Auschwitz and the perversion of football

GG: Growing up and learning the game of soccer, did you recall many other players outside the university context? Was there a network of amateur teams, ethnic-based teams—Portuguese, Italian and so on? Did that make an impact on you, to the extent that you were aware of them?

WH: I didn’t follow any of the leagues, but I did during summers for a couple of years—college summers—I played for a Brauhaus team on Long Island. This was an all-German team. We did play other ethnic teams. We played a couple of games at Jones Beach I remember. I got to know something about the foreign players and how the game was played.

In college, because I did handle the ball a little bit better than most of the American players, a couple of times I was asked what country I was from. But I was born in Brooklyn. My old man, who was born in Germany, had been a goalie as a young man, and I kicked the ball to him a little bit against the garage once in a while. But no, I wasn’t aware of leagues and things like that. …

GG: Thom Satterlee, who was coeditor of [The Global Game: Writers on Soccer] and was a student of yours, seems to think you had a trial with a professional side. It might have been the New York Generals …

WH: I had an invitation when I was a senior to show up and try out for a team in New York. I even forgot who they were. But I thought better of it and went to graduate school. I did when I taught at [SUNY] Cortland help out as an unofficial assistant coach. … When I was in graduate school at Ohio University in Athens again I helped out. That year I remember the team won the Mid-American Championship.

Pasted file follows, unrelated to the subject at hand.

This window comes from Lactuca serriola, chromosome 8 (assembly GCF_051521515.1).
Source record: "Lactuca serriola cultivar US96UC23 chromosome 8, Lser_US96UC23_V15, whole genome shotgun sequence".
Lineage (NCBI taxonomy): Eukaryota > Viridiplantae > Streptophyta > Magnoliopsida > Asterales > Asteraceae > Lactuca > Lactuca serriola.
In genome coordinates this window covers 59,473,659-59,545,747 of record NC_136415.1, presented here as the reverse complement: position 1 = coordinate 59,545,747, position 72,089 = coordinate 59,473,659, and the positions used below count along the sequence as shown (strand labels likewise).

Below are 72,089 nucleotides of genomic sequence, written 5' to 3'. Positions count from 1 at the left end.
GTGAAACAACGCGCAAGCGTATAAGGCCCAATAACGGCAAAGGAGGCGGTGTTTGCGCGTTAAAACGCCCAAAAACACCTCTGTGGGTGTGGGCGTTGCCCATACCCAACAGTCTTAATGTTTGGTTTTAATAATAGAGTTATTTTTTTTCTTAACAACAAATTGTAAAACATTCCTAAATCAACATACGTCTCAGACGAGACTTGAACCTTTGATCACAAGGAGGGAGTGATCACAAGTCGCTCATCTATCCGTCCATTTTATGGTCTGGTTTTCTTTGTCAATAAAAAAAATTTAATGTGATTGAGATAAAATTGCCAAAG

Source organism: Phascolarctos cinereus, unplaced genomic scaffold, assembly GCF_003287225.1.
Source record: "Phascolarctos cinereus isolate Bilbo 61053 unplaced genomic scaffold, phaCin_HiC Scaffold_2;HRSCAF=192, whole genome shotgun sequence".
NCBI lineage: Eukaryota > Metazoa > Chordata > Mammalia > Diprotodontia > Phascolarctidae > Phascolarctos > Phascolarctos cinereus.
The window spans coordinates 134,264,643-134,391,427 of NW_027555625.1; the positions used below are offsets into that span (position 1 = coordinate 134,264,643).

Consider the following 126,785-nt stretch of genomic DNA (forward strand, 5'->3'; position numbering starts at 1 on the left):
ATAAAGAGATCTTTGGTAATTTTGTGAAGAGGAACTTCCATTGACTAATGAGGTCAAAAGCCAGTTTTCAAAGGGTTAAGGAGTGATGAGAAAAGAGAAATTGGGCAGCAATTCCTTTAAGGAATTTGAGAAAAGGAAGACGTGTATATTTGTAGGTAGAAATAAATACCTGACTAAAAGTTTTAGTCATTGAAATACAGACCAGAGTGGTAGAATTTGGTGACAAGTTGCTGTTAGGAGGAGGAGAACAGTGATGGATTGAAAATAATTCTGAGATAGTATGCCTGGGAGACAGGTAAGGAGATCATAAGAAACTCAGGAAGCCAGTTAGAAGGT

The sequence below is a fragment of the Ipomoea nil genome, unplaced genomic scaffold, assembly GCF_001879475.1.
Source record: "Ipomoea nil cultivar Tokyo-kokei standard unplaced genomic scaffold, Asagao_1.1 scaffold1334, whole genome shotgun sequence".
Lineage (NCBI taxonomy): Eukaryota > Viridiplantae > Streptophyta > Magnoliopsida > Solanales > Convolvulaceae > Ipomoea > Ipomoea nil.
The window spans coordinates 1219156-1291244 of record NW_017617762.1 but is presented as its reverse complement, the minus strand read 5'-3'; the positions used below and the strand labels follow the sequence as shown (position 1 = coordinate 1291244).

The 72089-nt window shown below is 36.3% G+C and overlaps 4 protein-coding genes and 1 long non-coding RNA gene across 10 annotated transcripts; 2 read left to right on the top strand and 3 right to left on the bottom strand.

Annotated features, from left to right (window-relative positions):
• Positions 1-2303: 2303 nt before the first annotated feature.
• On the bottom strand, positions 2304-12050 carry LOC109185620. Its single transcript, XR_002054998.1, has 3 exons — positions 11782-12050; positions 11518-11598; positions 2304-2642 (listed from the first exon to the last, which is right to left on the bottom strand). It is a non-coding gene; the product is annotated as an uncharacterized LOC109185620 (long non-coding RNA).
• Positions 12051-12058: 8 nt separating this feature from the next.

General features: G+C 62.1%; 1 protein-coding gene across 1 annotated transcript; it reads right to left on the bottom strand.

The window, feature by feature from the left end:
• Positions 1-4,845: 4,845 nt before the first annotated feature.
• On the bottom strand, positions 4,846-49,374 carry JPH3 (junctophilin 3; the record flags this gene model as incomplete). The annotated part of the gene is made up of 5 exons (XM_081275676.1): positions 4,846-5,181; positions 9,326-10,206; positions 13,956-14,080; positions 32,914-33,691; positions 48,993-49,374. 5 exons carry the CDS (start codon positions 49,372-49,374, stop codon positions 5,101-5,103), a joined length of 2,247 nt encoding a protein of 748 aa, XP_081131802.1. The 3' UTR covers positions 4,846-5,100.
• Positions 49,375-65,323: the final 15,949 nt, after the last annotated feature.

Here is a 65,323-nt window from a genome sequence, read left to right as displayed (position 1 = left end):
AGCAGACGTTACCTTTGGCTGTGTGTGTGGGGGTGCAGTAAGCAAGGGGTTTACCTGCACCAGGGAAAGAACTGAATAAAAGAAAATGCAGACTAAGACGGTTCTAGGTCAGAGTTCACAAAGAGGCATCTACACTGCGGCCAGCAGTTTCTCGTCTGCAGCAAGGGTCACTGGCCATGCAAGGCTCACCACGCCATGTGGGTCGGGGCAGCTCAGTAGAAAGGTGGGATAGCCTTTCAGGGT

I remember hearing when I was in graduate school that they were having tryouts for the Olympics up in Cleveland. I thought I maybe could make it, who knows? But by then I had a child and had a car that didn’t work very well. I fell into another kind of life. I got to be more interested in literature and reading and writing than in seeing what I could do in soccer.

GG: Your poem titled “Parity” appears in [The Global Game: Writers on Soccer]. It’s ironic for it to be there in a way. It takes place in a setting in which sport seems very illogical and seems like the antithesis of sport, the antithesis of soccer, the match that’s described there. Is that how you reacted when you first read about this occurrence?

WH: I think what happened, and this is in Primo Levi‘s terms, what happened there at Auschwitz with this soccer game was a perversion of sport in which the SS who were running the camp, Levi says, suggested that these special commando, Jews and others, were on their level and that is the reason they would play with them. It’s as though they dragged down another segment of humanity, and this game was a manifestation of that. … [Heyen reads "Parity."]

I guess when I write a poem it’s successful—and this one is somewhat successful anyway—when I can keep reading it and keep hearing things in it. And this one continues to give of itself for me. I’m listening to its sounds, “spirit” and “benefit,” and then those long “a”s at the end, “Come, said the SS, today / we must play …” It seems to me to be a very sardonic poem. I don’t get anything in there per se of the working of the game, and I’ve read an awful lot of Holocuast literature—and I haven’t read about this soccer game anywhere else, so that’s all I know about it.

Levi got it from a book by a Hungarian physician [Nyiszli] who worked with Mengele who talked about this soccer game. But there aren’t any details about it. Again, the point being that when the SS who ran the camp had reduced the special commando to people like themselves, then a kind of parity was created. It’s as though they destroyed another race’s morality; therefore, they could, so-called, play.

I wish I did know more about soccer matches at Auschwitz. …

GG: You’ve done a lot of Holocaust literature, a few books of poems and essays, and assimilated what seems like an extraordinary amount of source material, survivors’ literature and other sources. How has the process gone for you, turning that language and that source material into poetic form like in this poem “Parity,” for instance? How does that transformation occur?

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